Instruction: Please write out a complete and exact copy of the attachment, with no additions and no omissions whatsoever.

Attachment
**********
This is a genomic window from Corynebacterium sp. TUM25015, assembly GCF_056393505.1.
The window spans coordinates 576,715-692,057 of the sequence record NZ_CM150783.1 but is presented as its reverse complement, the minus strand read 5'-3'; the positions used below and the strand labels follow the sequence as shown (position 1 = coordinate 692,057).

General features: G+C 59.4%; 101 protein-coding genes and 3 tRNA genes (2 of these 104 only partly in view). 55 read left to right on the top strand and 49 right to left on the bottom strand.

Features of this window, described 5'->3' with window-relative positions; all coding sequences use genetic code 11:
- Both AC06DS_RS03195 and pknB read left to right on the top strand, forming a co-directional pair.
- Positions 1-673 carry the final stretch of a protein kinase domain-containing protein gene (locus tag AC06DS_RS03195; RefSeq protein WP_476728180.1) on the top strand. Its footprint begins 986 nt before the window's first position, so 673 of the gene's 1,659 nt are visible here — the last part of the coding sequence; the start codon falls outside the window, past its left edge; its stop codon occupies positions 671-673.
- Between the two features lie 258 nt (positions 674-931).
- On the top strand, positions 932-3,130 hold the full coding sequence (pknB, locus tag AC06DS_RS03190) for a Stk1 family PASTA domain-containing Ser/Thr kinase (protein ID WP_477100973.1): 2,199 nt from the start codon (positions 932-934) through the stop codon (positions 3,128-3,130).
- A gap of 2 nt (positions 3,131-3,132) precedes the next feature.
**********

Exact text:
This is a genomic window from Corynebacterium sp. TUM25015, assembly GCF_056393505.1.
The window spans coordinates 576,715-692,057 of the sequence record NZ_CM150783.1 but is presented as its reverse complement, the minus strand read 5'-3'; the positions used below and the strand labels follow the sequence as shown (position 1 = coordinate 692,057).

General features: G+C 59.4%; 101 protein-coding genes and 3 tRNA genes (2 of these 104 only partly in view). 55 read left to right on the top strand and 49 right to left on the bottom strand.

Features of this window, described 5'->3' with window-relative positions; all coding sequences use genetic code 11:
- Both AC06DS_RS03195 and pknB read left to right on the top strand, forming a co-directional pair.
- Positions 1-673 carry the final stretch of a protein kinase domain-containing protein gene (locus tag AC06DS_RS03195; RefSeq protein WP_476728180.1) on the top strand. Its footprint begins 986 nt before the window's first position, so 673 of the gene's 1,659 nt are visible here — the last part of the coding sequence; the start codon falls outside the window, past its left edge; its stop codon occupies positions 671-673.
- Between the two features lie 258 nt (positions 674-931).
- On the top strand, positions 932-3,130 hold the full coding sequence (pknB, locus tag AC06DS_RS03190) for a Stk1 family PASTA domain-containing Ser/Thr kinase (protein ID WP_477100973.1): 2,199 nt from the start codon (positions 932-934) through the stop codon (positions 3,128-3,130).
- A gap of 2 nt (positions 3,131-3,132) precedes the next feature.